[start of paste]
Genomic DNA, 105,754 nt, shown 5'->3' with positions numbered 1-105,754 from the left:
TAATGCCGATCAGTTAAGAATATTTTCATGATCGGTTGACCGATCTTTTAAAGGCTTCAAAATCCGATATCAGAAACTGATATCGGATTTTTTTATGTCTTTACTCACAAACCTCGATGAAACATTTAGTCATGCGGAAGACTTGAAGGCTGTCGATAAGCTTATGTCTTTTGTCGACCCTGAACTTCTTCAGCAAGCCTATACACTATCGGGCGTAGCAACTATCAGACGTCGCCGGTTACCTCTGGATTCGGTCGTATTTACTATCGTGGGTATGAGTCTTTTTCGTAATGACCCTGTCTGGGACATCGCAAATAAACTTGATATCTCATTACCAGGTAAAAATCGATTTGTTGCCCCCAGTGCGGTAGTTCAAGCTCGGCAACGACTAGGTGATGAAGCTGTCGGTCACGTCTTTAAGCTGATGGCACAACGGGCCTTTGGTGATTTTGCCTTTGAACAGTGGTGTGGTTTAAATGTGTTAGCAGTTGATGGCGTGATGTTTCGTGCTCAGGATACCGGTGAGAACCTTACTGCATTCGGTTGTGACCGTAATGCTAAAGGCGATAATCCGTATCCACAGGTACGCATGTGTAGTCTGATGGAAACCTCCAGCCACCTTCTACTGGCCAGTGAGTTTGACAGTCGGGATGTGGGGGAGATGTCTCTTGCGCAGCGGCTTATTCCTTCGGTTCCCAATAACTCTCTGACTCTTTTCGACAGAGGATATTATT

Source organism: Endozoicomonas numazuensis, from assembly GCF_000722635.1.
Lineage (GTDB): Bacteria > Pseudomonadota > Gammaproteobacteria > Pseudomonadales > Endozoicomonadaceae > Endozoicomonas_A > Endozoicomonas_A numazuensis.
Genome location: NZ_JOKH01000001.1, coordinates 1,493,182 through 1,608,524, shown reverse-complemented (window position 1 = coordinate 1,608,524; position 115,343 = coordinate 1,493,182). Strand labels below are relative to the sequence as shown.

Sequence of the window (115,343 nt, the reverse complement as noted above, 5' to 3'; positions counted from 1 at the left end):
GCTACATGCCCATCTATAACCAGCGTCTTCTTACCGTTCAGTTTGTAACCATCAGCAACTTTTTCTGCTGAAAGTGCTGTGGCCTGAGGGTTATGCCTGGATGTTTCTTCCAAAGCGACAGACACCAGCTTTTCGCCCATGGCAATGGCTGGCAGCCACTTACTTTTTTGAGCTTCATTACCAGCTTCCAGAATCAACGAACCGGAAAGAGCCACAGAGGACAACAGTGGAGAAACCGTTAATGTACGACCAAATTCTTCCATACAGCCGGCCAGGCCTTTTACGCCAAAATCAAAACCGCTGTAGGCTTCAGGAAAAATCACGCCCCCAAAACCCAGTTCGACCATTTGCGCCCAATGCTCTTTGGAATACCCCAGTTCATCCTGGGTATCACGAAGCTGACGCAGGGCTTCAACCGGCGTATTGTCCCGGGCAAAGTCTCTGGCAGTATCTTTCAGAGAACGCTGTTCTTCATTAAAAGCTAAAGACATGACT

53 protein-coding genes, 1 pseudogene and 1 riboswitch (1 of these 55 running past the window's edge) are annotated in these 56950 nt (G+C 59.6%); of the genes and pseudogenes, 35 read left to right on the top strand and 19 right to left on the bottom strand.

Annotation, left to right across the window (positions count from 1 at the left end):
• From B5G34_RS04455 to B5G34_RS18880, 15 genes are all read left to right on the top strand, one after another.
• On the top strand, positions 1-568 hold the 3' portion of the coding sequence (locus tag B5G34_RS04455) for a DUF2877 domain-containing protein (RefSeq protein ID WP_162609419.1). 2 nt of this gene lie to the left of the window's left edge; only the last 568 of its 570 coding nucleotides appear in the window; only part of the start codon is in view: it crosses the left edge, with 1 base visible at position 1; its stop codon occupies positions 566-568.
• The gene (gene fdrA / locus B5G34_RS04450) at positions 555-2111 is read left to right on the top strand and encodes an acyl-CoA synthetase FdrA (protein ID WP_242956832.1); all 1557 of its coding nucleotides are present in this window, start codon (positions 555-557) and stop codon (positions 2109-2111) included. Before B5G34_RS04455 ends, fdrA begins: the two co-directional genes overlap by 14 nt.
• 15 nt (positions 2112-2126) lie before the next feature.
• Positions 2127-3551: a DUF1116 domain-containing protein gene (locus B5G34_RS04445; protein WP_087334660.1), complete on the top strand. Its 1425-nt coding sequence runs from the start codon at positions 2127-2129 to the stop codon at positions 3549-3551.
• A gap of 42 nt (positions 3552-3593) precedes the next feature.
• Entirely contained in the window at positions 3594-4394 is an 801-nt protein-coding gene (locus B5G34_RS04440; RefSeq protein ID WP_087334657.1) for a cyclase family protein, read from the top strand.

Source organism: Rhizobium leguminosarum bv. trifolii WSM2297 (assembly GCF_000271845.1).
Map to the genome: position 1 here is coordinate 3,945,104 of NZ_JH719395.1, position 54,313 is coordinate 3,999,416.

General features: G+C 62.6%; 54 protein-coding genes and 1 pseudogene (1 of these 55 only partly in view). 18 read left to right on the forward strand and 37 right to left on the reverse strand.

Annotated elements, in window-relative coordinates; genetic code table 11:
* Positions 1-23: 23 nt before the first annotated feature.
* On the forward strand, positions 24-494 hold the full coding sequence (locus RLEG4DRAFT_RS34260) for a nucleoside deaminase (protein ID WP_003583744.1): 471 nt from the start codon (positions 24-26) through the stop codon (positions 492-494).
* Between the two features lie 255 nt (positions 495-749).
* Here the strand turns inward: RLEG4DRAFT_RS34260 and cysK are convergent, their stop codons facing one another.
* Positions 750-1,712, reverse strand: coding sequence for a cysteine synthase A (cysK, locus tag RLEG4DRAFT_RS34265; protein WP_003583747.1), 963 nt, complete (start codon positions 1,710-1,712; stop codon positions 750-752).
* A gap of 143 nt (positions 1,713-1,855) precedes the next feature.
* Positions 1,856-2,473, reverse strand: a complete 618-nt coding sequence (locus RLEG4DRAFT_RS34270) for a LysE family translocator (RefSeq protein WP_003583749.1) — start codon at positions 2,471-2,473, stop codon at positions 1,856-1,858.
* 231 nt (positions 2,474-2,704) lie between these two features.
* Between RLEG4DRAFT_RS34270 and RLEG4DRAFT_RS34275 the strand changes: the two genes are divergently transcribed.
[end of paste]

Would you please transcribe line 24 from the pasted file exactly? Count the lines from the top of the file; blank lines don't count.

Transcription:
* Here the strand turns inward: RLEG4DRAFT_RS34260 and cysK are convergent, their stop codons facing one another.